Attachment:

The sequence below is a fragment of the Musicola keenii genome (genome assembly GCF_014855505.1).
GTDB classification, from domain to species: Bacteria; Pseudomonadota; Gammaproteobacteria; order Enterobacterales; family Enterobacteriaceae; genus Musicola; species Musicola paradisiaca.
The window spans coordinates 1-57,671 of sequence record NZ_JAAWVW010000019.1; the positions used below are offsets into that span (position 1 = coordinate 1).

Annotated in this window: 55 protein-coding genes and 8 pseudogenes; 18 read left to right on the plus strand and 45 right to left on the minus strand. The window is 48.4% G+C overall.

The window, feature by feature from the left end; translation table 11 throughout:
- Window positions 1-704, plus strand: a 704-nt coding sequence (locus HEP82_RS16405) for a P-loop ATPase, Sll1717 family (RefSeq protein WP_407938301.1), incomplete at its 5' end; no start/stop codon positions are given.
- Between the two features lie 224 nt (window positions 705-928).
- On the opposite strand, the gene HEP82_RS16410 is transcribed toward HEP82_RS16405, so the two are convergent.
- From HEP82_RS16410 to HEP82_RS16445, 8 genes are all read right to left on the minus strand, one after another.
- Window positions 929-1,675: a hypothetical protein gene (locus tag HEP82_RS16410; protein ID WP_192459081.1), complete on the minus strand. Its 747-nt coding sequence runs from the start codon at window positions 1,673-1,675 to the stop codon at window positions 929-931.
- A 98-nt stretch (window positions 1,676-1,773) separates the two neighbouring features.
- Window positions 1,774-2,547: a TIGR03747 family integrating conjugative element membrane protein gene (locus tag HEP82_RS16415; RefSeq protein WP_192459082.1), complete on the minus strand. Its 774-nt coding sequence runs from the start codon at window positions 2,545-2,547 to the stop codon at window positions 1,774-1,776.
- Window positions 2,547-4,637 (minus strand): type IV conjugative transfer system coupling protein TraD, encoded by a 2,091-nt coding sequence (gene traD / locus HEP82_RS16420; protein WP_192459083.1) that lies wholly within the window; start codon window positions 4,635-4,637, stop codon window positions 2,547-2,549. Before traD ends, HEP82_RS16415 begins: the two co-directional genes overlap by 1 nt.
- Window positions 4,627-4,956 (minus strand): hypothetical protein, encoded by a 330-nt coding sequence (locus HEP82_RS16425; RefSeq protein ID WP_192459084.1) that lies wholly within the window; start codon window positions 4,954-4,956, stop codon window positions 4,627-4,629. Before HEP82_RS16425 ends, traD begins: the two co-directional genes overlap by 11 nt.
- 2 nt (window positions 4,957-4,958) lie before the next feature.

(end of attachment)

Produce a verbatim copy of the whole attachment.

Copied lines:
The sequence below is a fragment of the Musicola keenii genome (genome assembly GCF_014855505.1).
GTDB classification, from domain to species: Bacteria; Pseudomonadota; Gammaproteobacteria; order Enterobacterales; family Enterobacteriaceae; genus Musicola; species Musicola paradisiaca.
The window spans coordinates 1-57,671 of sequence record NZ_JAAWVW010000019.1; the positions used below are offsets into that span (position 1 = coordinate 1).

Annotated in this window: 55 protein-coding genes and 8 pseudogenes; 18 read left to right on the plus strand and 45 right to left on the minus strand. The window is 48.4% G+C overall.

The window, feature by feature from the left end; translation table 11 throughout:
- Window positions 1-704, plus strand: a 704-nt coding sequence (locus HEP82_RS16405) for a P-loop ATPase, Sll1717 family (RefSeq protein WP_407938301.1), incomplete at its 5' end; no start/stop codon positions are given.
- Between the two features lie 224 nt (window positions 705-928).
- On the opposite strand, the gene HEP82_RS16410 is transcribed toward HEP82_RS16405, so the two are convergent.
- From HEP82_RS16410 to HEP82_RS16445, 8 genes are all read right to left on the minus strand, one after another.
- Window positions 929-1,675: a hypothetical protein gene (locus tag HEP82_RS16410; protein ID WP_192459081.1), complete on the minus strand. Its 747-nt coding sequence runs from the start codon at window positions 1,673-1,675 to the stop codon at window positions 929-931.
- A 98-nt stretch (window positions 1,676-1,773) separates the two neighbouring features.
- Window positions 1,774-2,547: a TIGR03747 family integrating conjugative element membrane protein gene (locus tag HEP82_RS16415; RefSeq protein WP_192459082.1), complete on the minus strand. Its 774-nt coding sequence runs from the start codon at window positions 2,545-2,547 to the stop codon at window positions 1,774-1,776.
- Window positions 2,547-4,637 (minus strand): type IV conjugative transfer system coupling protein TraD, encoded by a 2,091-nt coding sequence (gene traD / locus HEP82_RS16420; protein WP_192459083.1) that lies wholly within the window; start codon window positions 4,635-4,637, stop codon window positions 2,547-2,549. Before traD ends, HEP82_RS16415 begins: the two co-directional genes overlap by 1 nt.
- Window positions 4,627-4,956 (minus strand): hypothetical protein, encoded by a 330-nt coding sequence (locus HEP82_RS16425; RefSeq protein ID WP_192459084.1) that lies wholly within the window; start codon window positions 4,954-4,956, stop codon window positions 4,627-4,629. Before HEP82_RS16425 ends, traD begins: the two co-directional genes overlap by 11 nt.
- 2 nt (window positions 4,957-4,958) lie before the next feature.